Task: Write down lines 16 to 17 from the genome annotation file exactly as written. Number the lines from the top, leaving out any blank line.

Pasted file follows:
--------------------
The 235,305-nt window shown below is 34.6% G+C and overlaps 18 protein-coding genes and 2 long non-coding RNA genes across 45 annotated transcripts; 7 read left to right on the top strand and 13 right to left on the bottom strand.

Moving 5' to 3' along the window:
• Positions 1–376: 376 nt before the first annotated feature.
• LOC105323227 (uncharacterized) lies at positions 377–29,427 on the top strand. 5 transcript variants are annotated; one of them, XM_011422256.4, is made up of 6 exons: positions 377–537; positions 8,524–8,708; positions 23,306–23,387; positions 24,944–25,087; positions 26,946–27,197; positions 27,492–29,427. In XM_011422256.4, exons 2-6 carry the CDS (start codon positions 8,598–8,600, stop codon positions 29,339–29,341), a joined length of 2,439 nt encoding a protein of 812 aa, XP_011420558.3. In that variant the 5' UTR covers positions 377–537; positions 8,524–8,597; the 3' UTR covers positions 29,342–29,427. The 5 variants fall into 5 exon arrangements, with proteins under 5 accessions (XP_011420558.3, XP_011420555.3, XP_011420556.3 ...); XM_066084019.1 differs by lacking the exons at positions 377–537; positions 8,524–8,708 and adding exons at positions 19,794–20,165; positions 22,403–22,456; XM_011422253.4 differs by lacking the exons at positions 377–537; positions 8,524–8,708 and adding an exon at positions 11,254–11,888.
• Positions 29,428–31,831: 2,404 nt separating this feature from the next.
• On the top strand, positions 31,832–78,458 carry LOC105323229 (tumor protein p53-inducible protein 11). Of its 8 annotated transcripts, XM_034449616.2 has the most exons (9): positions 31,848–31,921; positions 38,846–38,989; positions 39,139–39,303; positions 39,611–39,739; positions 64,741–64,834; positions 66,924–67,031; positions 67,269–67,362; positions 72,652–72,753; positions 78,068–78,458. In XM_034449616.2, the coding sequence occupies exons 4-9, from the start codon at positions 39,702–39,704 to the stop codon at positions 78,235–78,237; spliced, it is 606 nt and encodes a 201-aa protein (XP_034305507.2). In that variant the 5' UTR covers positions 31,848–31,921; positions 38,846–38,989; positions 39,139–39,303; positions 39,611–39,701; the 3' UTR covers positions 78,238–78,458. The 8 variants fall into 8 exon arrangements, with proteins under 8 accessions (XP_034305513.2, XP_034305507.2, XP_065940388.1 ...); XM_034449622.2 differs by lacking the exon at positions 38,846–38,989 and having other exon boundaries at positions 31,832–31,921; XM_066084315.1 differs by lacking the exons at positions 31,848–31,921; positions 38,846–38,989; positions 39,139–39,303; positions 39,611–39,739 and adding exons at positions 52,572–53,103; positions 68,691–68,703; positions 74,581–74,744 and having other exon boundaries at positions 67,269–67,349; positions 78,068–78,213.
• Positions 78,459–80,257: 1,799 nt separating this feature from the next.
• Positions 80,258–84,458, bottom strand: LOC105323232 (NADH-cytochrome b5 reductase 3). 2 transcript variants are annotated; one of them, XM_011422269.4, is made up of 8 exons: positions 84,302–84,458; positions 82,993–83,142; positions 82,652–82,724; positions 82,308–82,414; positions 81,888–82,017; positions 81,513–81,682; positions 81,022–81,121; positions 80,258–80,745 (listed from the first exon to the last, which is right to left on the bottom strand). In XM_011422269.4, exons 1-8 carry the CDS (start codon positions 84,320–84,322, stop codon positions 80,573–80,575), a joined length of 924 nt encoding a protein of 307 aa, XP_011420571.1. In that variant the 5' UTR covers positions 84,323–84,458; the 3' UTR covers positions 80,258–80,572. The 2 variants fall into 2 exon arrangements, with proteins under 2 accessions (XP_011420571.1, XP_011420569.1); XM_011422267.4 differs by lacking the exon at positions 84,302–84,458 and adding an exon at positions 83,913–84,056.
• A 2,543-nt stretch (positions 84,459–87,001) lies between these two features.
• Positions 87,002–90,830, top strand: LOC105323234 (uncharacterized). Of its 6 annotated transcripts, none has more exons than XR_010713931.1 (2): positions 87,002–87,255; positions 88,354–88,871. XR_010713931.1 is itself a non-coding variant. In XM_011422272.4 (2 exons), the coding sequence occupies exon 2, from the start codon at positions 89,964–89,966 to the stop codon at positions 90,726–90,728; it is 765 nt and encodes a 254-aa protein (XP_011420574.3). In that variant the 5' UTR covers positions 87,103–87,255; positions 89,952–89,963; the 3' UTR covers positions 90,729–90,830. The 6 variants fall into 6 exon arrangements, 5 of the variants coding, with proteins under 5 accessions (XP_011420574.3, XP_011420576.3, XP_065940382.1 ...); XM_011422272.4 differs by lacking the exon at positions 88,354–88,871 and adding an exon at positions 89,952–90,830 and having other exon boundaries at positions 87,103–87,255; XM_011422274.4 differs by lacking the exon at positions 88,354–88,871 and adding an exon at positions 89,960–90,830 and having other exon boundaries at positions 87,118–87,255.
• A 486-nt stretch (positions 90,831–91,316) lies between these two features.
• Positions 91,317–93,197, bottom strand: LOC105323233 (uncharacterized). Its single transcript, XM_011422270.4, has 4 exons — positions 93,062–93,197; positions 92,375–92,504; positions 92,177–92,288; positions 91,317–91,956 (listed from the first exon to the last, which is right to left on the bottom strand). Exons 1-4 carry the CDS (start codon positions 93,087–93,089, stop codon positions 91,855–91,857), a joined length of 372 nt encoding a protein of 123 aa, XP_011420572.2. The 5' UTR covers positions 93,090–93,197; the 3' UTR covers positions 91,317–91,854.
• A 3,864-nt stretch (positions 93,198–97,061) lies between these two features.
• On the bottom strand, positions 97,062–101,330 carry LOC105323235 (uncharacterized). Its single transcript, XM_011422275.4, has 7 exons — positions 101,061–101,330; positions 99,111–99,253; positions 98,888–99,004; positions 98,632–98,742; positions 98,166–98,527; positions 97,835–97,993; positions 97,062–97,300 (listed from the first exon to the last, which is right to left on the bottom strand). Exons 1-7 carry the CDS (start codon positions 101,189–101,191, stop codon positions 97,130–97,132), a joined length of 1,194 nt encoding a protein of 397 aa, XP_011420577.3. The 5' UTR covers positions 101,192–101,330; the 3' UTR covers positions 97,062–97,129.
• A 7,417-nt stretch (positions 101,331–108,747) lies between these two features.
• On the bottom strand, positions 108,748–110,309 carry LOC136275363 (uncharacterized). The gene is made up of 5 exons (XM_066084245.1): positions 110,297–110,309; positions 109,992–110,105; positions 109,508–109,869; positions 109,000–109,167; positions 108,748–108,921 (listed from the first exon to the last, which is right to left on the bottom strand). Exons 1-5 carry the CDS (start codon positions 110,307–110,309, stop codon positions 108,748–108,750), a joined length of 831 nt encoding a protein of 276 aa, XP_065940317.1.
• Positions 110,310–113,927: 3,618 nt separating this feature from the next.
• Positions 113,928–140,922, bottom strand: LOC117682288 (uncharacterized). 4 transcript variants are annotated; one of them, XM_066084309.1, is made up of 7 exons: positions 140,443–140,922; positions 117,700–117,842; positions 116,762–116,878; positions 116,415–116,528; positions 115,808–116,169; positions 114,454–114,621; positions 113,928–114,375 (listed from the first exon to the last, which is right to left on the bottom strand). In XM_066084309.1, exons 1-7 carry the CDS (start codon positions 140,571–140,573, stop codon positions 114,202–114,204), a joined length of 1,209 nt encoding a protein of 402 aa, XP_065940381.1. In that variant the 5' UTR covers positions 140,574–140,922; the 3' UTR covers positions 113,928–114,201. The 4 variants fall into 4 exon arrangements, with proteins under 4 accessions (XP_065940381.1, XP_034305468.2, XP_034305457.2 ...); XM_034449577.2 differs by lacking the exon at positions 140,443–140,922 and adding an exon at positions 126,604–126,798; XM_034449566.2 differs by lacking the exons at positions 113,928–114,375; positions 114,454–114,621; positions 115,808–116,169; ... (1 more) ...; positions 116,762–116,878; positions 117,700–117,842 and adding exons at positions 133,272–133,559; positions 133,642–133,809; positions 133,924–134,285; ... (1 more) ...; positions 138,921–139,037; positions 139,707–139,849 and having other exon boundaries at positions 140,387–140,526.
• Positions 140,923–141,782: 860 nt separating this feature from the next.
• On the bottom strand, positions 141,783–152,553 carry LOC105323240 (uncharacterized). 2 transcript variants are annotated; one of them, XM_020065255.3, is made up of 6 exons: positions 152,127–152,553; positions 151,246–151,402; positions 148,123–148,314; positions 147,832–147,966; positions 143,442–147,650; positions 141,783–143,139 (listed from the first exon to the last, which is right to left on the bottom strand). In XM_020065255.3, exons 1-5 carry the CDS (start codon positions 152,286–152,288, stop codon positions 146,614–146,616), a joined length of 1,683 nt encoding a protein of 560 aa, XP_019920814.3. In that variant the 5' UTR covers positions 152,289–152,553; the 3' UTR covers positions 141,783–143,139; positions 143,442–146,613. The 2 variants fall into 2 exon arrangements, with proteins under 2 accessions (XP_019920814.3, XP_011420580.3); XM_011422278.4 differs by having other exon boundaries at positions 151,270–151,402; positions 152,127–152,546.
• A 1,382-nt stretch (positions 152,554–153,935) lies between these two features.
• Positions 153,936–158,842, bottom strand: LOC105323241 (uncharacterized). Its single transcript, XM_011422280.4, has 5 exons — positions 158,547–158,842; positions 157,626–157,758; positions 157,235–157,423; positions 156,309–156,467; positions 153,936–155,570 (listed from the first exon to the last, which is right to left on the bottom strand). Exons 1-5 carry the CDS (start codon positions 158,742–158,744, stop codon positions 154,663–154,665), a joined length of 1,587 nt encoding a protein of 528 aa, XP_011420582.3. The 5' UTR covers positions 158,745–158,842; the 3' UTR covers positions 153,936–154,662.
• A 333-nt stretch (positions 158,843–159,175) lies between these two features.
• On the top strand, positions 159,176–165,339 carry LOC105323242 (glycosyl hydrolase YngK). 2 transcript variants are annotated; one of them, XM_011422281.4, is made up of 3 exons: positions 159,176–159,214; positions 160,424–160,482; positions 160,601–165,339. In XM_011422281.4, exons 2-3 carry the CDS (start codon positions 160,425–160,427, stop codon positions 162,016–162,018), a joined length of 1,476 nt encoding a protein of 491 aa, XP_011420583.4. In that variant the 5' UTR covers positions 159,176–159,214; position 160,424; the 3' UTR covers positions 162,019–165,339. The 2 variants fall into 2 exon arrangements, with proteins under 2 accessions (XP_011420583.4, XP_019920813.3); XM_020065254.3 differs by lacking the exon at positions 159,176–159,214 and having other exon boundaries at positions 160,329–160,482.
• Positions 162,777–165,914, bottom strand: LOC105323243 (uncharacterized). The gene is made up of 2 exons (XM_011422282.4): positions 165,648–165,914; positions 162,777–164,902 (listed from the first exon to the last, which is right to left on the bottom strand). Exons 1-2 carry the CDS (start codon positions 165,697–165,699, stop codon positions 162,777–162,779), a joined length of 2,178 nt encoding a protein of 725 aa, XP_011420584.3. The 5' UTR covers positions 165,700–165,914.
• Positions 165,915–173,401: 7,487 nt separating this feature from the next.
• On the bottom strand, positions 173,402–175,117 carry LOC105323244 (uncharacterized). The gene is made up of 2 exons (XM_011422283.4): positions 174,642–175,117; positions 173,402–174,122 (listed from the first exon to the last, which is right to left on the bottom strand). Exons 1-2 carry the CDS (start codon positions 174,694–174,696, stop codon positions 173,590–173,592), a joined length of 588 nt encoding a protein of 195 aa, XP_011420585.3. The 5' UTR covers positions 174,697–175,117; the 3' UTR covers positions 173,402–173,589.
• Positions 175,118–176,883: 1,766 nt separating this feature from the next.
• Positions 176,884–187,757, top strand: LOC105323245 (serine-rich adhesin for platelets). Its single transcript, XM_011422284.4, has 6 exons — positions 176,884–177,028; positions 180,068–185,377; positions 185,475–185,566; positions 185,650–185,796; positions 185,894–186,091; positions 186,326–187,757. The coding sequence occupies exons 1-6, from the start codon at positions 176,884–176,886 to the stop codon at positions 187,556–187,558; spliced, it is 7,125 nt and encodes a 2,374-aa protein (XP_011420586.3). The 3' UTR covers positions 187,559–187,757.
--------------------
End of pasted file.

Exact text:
• On the bottom strand, positions 108,748–110,309 carry LOC136275363 (uncharacterized). The gene is made up of 5 exons (XM_066084245.1): positions 110,297–110,309; positions 109,992–110,105; positions 109,508–109,869; positions 109,000–109,167; positions 108,748–108,921 (listed from the first exon to the last, which is right to left on the bottom strand). Exons 1-5 carry the CDS (start codon positions 110,307–110,309, stop codon positions 108,748–108,750), a joined length of 831 nt encoding a protein of 276 aa, XP_065940317.1.
• Positions 110,310–113,927: 3,618 nt separating this feature from the next.